The Trials of Two

It's always odd to me, how much we manage to forget in the relatively short span that we have between subsequent children. Each newborn, arriving with their own sense of mystery in way of all the small (but enchanting) phases of babyhood we are often so quick to loose touch with. Asking ourselves about things we've already been through and should already be keen on. When DO they eat solids again? Is this normal? Should I be potty training by now? Why isn't he talking?

There are only 16 months between Leon and Rex so the bulk of their early years kind of rolled in to one. But in the nearly four years that stand between Rex and Hayes, I've found myself, on occasion, feeling almost like it was my first go round. Namely, in regards to the trials of two. And just how manic and unreasonable these little toddlers beings can be. *Not Arlo though, because he owned that whole saint complex that allows our first borns to trick us into a lifetime of high / false expectations in which we are forever deciding another child is a great idea. But definitely the other three. Which is not to say they aren't completely adorable in the midst of the madness. They are. They have to be.

Once Hayes turned two it was like a light switch flipped on an inner sleeping beast. Replacing the timid babe I was accustomed to with a temperamental little brute who lives in a constant state of flux defined by endless reason for complaint and irrational demand. Also, non stop requests for water. Which he doesn't always even want, but more enjoys the power of requesting. A fact eased of course by that cute halo of curls and flashing blue eyes that certainly help mask the new grit he now carries with confidence. Combined with a tendency to throw food he disproves of, bite brothers out of protest, break random household items for fun, and crumple to the floor in department stores without warning in response to me refusing to buy him the giant fire engine (which he already HAS) on isle 10. Big watery tears dribbling down his cheeks, flailing limbs. The whole shebang.

These days, the tantrums aren't awful, but regular. And when he isn't being completely irresistible (because with the amount of kisses and affection he smothers me with on the daily, there really isn't a better description) our time consists of trying to figure out just how the hell to keep a seemingly belligerent two year old, happy. And most times, one out of the five of us proves more successful at doing it. Rex, being his obvious favorite. A dynamic that's intriguing from a mother's stand point considering how different personalities in a family can be the source of effortless connections or strained brotherly kinship. In this house, we have an equal share of both. And it's no secret how much he adores Rex, whom he calls "Rockie" (which is also obscenely cute.)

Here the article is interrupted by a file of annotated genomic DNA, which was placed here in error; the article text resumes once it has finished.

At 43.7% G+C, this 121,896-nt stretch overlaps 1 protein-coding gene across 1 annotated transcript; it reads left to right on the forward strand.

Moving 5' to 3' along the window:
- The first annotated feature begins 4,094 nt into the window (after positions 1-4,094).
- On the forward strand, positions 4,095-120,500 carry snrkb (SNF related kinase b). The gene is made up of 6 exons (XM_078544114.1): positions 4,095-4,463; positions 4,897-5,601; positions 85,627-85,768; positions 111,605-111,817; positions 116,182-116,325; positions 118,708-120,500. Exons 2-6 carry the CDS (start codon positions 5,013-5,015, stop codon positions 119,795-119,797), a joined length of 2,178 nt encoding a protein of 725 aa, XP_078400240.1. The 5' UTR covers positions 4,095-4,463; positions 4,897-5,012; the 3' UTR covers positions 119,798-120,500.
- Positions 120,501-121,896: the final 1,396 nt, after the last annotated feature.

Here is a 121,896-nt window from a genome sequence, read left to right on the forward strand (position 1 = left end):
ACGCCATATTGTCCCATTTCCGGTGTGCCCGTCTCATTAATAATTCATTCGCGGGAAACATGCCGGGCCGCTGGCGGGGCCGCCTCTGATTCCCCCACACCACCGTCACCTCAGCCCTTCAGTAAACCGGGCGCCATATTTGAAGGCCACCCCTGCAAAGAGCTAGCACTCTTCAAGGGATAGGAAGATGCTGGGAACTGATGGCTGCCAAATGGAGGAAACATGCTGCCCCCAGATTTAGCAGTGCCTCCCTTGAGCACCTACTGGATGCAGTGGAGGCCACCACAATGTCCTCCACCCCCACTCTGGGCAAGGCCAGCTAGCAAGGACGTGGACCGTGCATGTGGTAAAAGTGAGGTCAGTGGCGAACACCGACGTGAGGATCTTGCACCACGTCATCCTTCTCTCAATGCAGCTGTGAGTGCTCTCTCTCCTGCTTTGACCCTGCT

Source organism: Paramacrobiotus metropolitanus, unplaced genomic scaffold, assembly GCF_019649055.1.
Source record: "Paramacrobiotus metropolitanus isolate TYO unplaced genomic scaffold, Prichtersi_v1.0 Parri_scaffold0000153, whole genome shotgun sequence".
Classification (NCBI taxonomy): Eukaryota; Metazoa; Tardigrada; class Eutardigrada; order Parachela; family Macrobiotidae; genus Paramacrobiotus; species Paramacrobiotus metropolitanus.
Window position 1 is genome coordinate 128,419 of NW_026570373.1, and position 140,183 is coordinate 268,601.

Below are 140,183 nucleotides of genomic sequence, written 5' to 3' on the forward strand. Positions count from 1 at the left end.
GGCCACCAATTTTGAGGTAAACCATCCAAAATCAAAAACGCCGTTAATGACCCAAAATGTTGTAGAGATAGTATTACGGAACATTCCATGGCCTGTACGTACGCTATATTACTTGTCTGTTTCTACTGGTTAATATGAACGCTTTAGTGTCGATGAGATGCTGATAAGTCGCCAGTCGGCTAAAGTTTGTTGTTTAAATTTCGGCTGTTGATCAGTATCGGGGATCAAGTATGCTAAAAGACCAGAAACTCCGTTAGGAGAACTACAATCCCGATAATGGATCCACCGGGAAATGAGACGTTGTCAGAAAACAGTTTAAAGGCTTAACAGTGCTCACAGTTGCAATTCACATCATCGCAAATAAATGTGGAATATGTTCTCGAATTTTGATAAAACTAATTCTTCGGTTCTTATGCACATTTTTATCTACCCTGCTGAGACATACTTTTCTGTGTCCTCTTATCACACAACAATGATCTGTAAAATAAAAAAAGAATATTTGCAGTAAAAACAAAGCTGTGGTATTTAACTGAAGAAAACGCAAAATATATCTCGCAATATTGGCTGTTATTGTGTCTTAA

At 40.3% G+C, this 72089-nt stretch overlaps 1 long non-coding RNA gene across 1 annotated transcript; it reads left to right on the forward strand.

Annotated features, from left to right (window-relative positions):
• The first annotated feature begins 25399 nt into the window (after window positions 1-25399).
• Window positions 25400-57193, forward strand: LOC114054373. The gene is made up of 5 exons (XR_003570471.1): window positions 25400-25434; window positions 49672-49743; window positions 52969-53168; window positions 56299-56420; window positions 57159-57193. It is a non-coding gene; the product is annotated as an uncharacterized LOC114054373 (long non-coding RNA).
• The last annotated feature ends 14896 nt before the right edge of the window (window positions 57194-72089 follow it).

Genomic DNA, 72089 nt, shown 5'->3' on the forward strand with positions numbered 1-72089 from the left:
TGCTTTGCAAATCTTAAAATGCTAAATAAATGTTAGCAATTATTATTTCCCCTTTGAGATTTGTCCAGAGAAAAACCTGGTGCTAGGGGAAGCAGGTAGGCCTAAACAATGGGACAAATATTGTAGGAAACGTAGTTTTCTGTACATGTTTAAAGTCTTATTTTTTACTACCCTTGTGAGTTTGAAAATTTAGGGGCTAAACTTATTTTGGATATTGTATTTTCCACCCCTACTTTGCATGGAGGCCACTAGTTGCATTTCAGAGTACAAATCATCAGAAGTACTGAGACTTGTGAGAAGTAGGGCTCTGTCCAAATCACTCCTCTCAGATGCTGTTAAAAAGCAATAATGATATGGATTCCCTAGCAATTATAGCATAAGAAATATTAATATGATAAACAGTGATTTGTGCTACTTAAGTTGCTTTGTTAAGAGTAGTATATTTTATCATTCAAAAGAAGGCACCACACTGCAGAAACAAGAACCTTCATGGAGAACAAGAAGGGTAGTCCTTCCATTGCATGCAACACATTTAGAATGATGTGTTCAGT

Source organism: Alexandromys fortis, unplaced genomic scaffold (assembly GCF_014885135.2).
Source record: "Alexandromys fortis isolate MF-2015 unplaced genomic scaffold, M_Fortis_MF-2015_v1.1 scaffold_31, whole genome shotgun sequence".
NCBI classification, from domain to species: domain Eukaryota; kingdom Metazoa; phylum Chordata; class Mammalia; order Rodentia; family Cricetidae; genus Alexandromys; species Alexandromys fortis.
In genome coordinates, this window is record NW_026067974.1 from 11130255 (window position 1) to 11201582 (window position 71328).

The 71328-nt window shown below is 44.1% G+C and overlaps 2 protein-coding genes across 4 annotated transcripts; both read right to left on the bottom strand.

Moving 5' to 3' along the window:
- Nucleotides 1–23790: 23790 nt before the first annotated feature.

But back to being two. And irrational, unpredictable, insatiable and reckless. Pulling your mom by the arm to open a fridge stocked with everything you suddenly refuse to have anything to do with. Dumping expensive shampoo bottles in the bathtub just because. Clearing a table lined with magazines (or toys) when the urge strikes you (which is often) Biting yourself out of frustration and then biting others when that frustration and self mutilation goes unnoticed. Basically two is nuts. And even though I've been through it three times before, I still find myself with a spinning head and frazzled nerves almost daily. On my worse days, even lowering myself two the constricted psyche of a toddler - proclaiming, usually in defeat, that there will not be anymore fruit snacks simply because "I SAID SO!"

With that said, I probably won't be reading up on parenting books or even asking for help or suggestions because if there's one thing I have retained - it's that all these phases are fast and fleeting. And they always move past and out of them quicker than can ever really believe. Part of the reason our sanity is saved I suppose. With light at the end of the tunnel forever flickering in the distance. Plus I still cling to the same philosophy that's always lead me: Instinct and Intuition. Guiding me through bouts of self doubt whenever they rear their head.

So for now, we are soaking up the sweet stuff and getting through the hard stuff. Books piled into our bed at night. Colors learnt in the slow swell of our afternoons. Potty training talk, futile jokes coming attached to a sense of humor evolving. Swings at the park that breed flushed cheeks in winter begging for kissing. Tiny feet in suede boots. Naked weekends in the backyard with the sun on his skin. Watering plants and cleaning up the messes that trail him wherever he goes. Because there are, so, many, messes. With the only bright side being, never more than there are kisses.